;It's a great show-and-tell. David McCullough, who won the 1993 Pulitzer Prize for his best-selling biography of Harry Truman, is taking you through the house in Quincy, Mass., where John Adams, the second president of the United States and subject of McCullough's forthcoming biography, spent his last years. Here's Adams's study. Those tiny silver-rimmed eyeglasses, upside down on the desk? His. That red velvet settee? That's where one of the prime movers of American independence sat as Gilbert Stuart painted the last portrait of him. And on July 4, 1826--on the 50th anniversary of American independence, and on the same day as his old friend and rival Thomas Jefferson--John Adams died, right in this room. Yet on the other hand, it just doesn't seem real. God forgive you, you can't keep your eyes off these insanely beautiful Persian rugs (you've been shopping for a nice rug lately), nor suppress the insane idea of somehow rolling one up and sneaking it out of here.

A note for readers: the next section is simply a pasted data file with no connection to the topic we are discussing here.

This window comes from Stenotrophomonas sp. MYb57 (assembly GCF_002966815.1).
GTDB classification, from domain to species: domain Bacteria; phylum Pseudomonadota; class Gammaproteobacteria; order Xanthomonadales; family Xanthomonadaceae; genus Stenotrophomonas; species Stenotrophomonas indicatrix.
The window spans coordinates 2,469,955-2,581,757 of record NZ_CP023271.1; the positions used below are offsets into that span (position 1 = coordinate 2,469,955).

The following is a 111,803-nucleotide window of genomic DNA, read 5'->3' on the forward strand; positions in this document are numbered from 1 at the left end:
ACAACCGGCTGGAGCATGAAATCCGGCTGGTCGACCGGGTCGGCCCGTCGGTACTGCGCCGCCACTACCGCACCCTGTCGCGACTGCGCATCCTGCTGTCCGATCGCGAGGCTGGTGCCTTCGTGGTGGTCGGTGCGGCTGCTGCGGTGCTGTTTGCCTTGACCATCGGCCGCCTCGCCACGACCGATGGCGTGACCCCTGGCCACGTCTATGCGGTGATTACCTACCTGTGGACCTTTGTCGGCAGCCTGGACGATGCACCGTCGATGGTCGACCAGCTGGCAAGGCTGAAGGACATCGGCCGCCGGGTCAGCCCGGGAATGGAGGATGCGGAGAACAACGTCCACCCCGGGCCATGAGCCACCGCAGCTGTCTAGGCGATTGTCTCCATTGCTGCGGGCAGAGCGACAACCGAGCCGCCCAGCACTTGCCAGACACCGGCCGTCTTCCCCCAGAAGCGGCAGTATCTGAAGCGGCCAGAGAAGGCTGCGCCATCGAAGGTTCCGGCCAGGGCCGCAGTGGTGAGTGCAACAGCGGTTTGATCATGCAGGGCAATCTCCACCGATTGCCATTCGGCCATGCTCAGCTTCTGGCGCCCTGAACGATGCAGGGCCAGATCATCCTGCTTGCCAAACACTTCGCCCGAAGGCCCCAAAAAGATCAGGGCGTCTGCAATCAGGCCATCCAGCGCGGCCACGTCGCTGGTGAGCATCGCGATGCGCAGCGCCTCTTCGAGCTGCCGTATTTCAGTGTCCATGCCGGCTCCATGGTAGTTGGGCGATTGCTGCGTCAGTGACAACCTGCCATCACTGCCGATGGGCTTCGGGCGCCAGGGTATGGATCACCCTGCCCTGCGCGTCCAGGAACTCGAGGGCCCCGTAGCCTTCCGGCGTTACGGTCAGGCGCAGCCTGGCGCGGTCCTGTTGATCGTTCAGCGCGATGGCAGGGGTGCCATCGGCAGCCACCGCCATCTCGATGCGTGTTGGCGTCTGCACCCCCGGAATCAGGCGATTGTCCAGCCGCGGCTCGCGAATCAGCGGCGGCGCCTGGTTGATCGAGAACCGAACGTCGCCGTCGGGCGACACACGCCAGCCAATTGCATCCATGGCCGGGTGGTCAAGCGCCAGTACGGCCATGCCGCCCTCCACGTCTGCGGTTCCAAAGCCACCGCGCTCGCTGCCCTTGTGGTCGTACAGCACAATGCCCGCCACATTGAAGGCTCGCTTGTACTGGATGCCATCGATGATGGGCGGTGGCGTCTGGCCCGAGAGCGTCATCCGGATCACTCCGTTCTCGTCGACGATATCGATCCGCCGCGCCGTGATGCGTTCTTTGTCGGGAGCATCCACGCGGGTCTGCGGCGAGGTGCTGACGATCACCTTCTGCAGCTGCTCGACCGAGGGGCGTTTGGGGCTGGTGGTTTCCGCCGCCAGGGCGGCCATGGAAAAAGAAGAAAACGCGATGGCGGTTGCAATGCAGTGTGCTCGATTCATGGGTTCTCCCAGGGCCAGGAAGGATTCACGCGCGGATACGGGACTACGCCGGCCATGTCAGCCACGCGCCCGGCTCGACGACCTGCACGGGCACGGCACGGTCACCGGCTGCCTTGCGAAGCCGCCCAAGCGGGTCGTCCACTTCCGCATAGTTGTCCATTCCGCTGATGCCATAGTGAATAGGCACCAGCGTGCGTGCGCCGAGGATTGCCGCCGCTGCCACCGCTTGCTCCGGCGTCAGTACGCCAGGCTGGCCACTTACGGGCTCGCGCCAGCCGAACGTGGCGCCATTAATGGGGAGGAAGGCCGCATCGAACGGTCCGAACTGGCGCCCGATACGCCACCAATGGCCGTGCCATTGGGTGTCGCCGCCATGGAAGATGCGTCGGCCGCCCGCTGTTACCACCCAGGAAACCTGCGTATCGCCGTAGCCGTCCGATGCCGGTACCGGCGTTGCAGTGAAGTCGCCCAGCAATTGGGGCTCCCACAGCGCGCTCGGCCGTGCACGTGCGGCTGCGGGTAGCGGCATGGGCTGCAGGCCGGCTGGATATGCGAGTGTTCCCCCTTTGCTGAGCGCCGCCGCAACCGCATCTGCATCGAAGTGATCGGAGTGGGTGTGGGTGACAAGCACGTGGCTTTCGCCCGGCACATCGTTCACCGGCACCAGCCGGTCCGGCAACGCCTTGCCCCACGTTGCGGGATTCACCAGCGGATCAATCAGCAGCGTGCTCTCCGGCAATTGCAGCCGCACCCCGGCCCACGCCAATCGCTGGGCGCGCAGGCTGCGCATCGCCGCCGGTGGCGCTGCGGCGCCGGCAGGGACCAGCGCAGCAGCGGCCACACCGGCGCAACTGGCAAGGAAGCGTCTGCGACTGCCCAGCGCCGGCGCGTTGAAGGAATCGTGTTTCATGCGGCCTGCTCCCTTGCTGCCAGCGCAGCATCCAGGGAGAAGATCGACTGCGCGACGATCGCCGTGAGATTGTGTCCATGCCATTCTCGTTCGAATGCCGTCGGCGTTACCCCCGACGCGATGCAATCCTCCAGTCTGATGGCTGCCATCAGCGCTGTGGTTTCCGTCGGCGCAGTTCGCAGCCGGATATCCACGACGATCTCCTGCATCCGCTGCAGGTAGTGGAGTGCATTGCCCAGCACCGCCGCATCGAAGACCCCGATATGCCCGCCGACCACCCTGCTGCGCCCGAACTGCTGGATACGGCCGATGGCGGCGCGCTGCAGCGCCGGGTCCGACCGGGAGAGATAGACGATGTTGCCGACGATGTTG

That's the trouble with history and dead people: you can't get them close enough, and you can't keep yourself and your world out of the way. (The trouble? Hell, it's the very definition.) But nobody tries harder than David McCullough. God knows how much of the six years he worked on the book was spent in this house, pacing off rooms and soaking up impressions. And he chats familiarly with everybody who works here, from carpenters and groundskeepers to the National Park Service's site supervisor, and he'll punctuate an aria on the prose in Adams's diaries--"And how 'bout that description of the ice storm and the tree? Oh! Oh!"--with a pointed finger: "That's right out that window over there." He's also visited every place Adams lived in Europe, immersed himself in Adams's favorite authors (Pope, Johnson, Smollett, Richardson), handled Adams's actual letters and diaries as much as he could, eaten 18th-century food in Colonial Williamsburg and stood in freezing weather on the rocky shore where Adams and his 10-year-old son John Quincy (eventually to become the sixth president) embarked for Europe in February 1778. "It may seem peripheral and amateurish," McCullough says, "but I gotta go smell the place and see how the light comes into a room. It may come from having been trained in writing journalism. [McCullough's first job out of Yale was with the then brand-new Sports Illustrated.] It's what I have to do to get myself into their lives and their time."